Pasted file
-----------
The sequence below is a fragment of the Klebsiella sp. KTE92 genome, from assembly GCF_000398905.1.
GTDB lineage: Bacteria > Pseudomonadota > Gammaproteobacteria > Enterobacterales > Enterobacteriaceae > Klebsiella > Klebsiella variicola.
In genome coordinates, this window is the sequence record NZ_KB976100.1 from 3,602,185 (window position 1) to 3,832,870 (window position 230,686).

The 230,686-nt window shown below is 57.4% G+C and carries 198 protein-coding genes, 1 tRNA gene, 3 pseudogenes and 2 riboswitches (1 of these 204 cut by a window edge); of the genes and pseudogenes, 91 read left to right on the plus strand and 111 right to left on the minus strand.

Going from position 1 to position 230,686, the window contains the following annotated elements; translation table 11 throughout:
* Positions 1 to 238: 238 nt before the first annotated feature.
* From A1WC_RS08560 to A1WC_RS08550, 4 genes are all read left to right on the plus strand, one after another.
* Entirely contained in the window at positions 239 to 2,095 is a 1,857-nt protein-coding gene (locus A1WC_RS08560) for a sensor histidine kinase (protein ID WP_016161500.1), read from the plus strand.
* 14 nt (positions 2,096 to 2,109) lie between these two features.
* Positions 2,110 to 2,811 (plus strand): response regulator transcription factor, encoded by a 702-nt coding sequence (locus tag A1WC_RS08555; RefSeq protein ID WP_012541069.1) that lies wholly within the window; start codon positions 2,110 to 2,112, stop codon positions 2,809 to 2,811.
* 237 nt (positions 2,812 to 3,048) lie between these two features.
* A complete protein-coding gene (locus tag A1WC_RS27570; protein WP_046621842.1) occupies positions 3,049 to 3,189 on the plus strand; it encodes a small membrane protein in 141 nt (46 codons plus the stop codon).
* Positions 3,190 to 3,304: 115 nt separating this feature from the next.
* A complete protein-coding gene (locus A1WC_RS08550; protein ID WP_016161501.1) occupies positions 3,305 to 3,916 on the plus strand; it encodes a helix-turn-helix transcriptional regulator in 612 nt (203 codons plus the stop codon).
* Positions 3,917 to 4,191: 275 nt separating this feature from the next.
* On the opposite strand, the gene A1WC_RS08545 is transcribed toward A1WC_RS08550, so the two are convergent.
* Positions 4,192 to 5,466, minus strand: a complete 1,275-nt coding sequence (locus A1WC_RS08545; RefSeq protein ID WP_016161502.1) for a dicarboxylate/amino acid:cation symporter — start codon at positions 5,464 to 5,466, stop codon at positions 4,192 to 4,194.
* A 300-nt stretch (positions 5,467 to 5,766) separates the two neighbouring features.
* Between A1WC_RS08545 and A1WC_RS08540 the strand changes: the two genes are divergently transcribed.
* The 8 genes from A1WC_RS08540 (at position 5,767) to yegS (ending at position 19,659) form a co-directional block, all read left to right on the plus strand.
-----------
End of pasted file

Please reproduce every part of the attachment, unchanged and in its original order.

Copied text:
The sequence below is a fragment of the Klebsiella sp. KTE92 genome, from assembly GCF_000398905.1.
GTDB lineage: Bacteria > Pseudomonadota > Gammaproteobacteria > Enterobacterales > Enterobacteriaceae > Klebsiella > Klebsiella variicola.
In genome coordinates, this window is the sequence record NZ_KB976100.1 from 3,602,185 (window position 1) to 3,832,870 (window position 230,686).

The 230,686-nt window shown below is 57.4% G+C and carries 198 protein-coding genes, 1 tRNA gene, 3 pseudogenes and 2 riboswitches (1 of these 204 cut by a window edge); of the genes and pseudogenes, 91 read left to right on the plus strand and 111 right to left on the minus strand.

Going from position 1 to position 230,686, the window contains the following annotated elements; translation table 11 throughout:
* Positions 1 to 238: 238 nt before the first annotated feature.
* From A1WC_RS08560 to A1WC_RS08550, 4 genes are all read left to right on the plus strand, one after another.
* Entirely contained in the window at positions 239 to 2,095 is a 1,857-nt protein-coding gene (locus A1WC_RS08560) for a sensor histidine kinase (protein ID WP_016161500.1), read from the plus strand.
* 14 nt (positions 2,096 to 2,109) lie between these two features.
* Positions 2,110 to 2,811 (plus strand): response regulator transcription factor, encoded by a 702-nt coding sequence (locus tag A1WC_RS08555; RefSeq protein ID WP_012541069.1) that lies wholly within the window; start codon positions 2,110 to 2,112, stop codon positions 2,809 to 2,811.
* 237 nt (positions 2,812 to 3,048) lie between these two features.
* A complete protein-coding gene (locus tag A1WC_RS27570; protein WP_046621842.1) occupies positions 3,049 to 3,189 on the plus strand; it encodes a small membrane protein in 141 nt (46 codons plus the stop codon).
* Positions 3,190 to 3,304: 115 nt separating this feature from the next.
* A complete protein-coding gene (locus A1WC_RS08550; protein ID WP_016161501.1) occupies positions 3,305 to 3,916 on the plus strand; it encodes a helix-turn-helix transcriptional regulator in 612 nt (203 codons plus the stop codon).
* Positions 3,917 to 4,191: 275 nt separating this feature from the next.
* On the opposite strand, the gene A1WC_RS08545 is transcribed toward A1WC_RS08550, so the two are convergent.
* Positions 4,192 to 5,466, minus strand: a complete 1,275-nt coding sequence (locus A1WC_RS08545; RefSeq protein ID WP_016161502.1) for a dicarboxylate/amino acid:cation symporter — start codon at positions 5,464 to 5,466, stop codon at positions 4,192 to 4,194.
* A 300-nt stretch (positions 5,467 to 5,766) separates the two neighbouring features.
* Between A1WC_RS08545 and A1WC_RS08540 the strand changes: the two genes are divergently transcribed.
* The 8 genes from A1WC_RS08540 (at position 5,767) to yegS (ending at position 19,659) form a co-directional block, all read left to right on the plus strand.